Dental hygiene is vital, because apart from making you feel fresh, it also keeps various oral diseases at bay. Perhaps the most common outcome of poor dental hygiene is a cavity in the tooth. As the name suggests, a dental cavity is a small hole in the tooth due to decay by plaque, a kind of sticky bacteria. Cavities are among the most common dental issues, and it is likely that at some point in time or other, everyone will suffer from one. While both children and adults can have cavities, they can try to prevent them by practicing good dental hygiene and visiting their dentists regularly. A quick guide to understanding what dental cavities are, how they typically form, and what you can do to prevent them:
What are Cavities?
Tooth decay causes the tooth enamel, the hard external layer of teeth, to break down. If, after eating and drinking, you do not clean your teeth, a sticky film of bacteria called plaque forms on the tooth. The bacteria act on the sugar and starch in food and drink to convert them into acids, which are so strong that they can dissolve the minerals in the tooth enamel, resulting in a cavity. Plaque can harden over time and form tartar, damaging teeth and causing gum disease.
According to Medical News Today, the first sign of a cavity is a white spot on a tooth indicating the loss of minerals. Over time, the acids act on the spot and form a small hole. When unattended, the small hole becomes larger and traps more food particles, which accelerates the formation of the hole. Over time, the root of the tooth becomes exposed and you may feel severe pain, particularly if you expose it to heat or cold.
Everyone can have a dental cavity regardless of age. According to studies, 90% of adults aged 20 or over have suffered from cavities at least once. However, infants and young children tend to have more cavities due to more exposure to sugary food and drink and improper teeth cleaning.
It is important to practice good dental hygiene to prevent cavities. In addition to brushing and flossing, you must visit the dentist once every six months for a dental checkup. Your dentist may recommend more frequent visits if you are at more risk of dental diseases. Limiting sugary food and drink in children and regular brushing help to keep cavities from forming. Your dentist may recommend a fluoride rise to stop and even reverse tooth decay in its early stages.
Typical Symptoms of Cavities
You may not exhibit any symptoms if your tooth decay is in the early stages. However, as the decay progresses, you may experience tooth pain, sensitivity to sweets, hot and cold, see brown or white stains on your teeth, or feel pain when you bite. Your Cigna PPO insurance dentist will watch out for stains on your teeth that may signal early dental decay followed by a cavity.
The Cause of Cavities
When plaque, a type of sticky bacteria, adheres to your teeth, it converts the sugar and starch contained in food and drink into acids. The acids start eating away the enamel on the tooth, and over time, cavities form where the acid has worn away the enamel and made a hole in the underlying bone due to loss of minerals. Calcium and phosphate in saliva help replace some of the minerals lost by the decaying tooth, while fluoride in water, toothpaste, and other things, make the enamel harder and stop or reverse the effects of tooth decay.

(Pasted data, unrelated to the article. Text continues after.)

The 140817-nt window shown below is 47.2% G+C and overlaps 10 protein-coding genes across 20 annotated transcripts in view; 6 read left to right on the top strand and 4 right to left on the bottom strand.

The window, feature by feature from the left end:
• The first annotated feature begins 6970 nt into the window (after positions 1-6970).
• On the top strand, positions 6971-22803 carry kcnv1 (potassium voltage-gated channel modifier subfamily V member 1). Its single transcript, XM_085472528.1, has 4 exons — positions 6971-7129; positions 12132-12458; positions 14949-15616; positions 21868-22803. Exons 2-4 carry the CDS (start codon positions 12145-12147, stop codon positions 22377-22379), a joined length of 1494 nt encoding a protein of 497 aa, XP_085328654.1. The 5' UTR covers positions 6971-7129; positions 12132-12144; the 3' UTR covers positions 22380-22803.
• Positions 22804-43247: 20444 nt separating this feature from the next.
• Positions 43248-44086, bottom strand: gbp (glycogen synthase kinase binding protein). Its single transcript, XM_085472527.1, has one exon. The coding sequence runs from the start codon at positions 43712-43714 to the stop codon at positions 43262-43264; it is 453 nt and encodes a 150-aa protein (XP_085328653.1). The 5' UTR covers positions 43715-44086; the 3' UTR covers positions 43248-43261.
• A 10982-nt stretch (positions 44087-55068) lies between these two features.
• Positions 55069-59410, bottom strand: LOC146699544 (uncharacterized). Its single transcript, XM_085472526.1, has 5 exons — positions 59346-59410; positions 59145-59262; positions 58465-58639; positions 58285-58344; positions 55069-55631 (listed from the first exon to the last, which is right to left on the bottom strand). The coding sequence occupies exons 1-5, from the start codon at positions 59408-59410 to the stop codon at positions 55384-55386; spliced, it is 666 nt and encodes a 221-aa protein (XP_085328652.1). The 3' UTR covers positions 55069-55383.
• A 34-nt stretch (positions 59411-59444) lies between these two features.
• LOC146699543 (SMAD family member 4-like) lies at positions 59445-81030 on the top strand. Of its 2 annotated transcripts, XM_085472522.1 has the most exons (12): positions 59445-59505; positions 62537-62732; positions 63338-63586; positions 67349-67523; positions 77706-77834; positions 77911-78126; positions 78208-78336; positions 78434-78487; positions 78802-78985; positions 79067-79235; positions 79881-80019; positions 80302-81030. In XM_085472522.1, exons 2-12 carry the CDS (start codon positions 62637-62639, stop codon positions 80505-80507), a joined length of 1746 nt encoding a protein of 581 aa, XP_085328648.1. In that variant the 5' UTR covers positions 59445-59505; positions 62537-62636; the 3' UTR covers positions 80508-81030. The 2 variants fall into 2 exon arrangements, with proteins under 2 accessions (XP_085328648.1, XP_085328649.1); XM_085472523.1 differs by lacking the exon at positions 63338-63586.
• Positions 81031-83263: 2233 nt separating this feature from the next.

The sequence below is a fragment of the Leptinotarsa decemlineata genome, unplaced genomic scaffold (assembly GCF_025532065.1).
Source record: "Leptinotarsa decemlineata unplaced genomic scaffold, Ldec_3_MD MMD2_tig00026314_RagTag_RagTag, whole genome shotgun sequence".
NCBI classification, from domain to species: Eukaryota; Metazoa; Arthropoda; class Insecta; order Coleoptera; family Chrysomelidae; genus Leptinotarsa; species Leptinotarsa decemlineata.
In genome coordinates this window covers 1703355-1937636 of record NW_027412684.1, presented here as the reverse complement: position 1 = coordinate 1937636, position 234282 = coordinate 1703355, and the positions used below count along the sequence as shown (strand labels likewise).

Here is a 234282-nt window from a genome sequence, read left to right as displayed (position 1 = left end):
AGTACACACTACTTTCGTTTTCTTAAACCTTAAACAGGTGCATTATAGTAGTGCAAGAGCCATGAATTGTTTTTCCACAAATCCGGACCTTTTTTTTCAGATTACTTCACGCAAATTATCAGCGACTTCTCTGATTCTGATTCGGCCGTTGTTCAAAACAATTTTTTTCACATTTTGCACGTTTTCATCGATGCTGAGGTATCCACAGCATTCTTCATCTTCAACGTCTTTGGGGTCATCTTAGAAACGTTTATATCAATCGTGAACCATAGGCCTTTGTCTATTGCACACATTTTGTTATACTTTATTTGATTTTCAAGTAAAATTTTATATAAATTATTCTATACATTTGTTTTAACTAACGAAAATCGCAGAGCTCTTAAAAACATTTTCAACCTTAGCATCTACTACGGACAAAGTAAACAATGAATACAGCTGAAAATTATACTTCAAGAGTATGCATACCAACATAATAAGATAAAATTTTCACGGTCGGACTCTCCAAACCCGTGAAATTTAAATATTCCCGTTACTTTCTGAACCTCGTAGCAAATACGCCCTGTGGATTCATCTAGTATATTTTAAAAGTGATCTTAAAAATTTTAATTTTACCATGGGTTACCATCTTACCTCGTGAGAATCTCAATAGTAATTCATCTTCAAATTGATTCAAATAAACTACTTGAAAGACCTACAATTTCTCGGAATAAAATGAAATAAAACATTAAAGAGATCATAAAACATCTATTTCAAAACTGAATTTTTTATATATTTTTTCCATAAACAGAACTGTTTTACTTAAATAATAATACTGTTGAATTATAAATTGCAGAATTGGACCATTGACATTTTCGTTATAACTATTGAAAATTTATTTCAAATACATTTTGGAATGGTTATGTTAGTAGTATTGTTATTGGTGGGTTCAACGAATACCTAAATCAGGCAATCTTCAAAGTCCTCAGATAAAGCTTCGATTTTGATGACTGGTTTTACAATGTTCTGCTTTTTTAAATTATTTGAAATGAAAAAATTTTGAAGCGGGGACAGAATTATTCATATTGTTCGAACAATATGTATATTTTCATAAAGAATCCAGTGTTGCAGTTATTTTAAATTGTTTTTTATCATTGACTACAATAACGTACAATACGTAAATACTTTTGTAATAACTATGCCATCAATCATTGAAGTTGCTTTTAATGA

How to Prevent Cavities
While preventing cavities is not easy, you can try the following methods:
Habitual brushing: You should make it a habit to brush twice daily, in the morning and before going off to sleep. Ensure you use good-quality toothpaste with fluoride. You must learn to brush the right way to clean the teeth and the gums without using too much force to avoid damaging them. Teaching young children to brush the right way can set them up for a lifetime. Teach them to spit out the toothpaste and not swallow it. As they grow older, teach them how to floss to keep the interdental spaces clean of food debris and plaque. Keep in mind that you can receive fluoride through a community water supply. Since bottled drinking water does not contain sufficient fluoride to prevent tooth decay, you may need to use tablets, mouth rinses, gels, and varnishes. You can ask your dentist if you need to use anything.
Eating wisely: A healthy diet is one of the most effective ways of preventing tooth decay resulting in cavities. Limit the exposure of your teeth to acids by not snacking in-between meals and not consuming sugary food and drink regularly. Rinsing your mouth every time after eating or drinking is a healthy habit that can prevent cavities. You or your children should not consume too much sweetened fruit juices, sodas, chocolates, candies, etc., especially not after brushing your teeth at night.
Consider sealants: Children prone to cavities may benefit from a dental sealant, a thin coating of plastic applied on the chewing surfaces of teeth, particularly the molars, or back teeth. The sealant forms a tough barrier that stops food, bacteria, and acids from getting trapped in the back teeth and causing them to decay.
Regular visits to the dentist: Ideally, you should visit the dentist twice a year for a checkup. The dentist will also professionally clean your teeth to remove plaque and tartar buildup.
Despite exercising care, you may still develop tooth sensitivity and pain, indicating the presence of a cavity. Your dentist may suggest measures like a fluoride rinse or an in-office treatment if the cavity is in its early stages. However, for more advanced cavities, he may recommend a filling in which he first removes the decayed tissue from the affected tooth with a drill and fills in the hole with a white composite material. He may advise a root canal treatment if the hole is so deep that it has exposed the root. In an extremely severe case, you may have to have an extraction followed by a dental implant.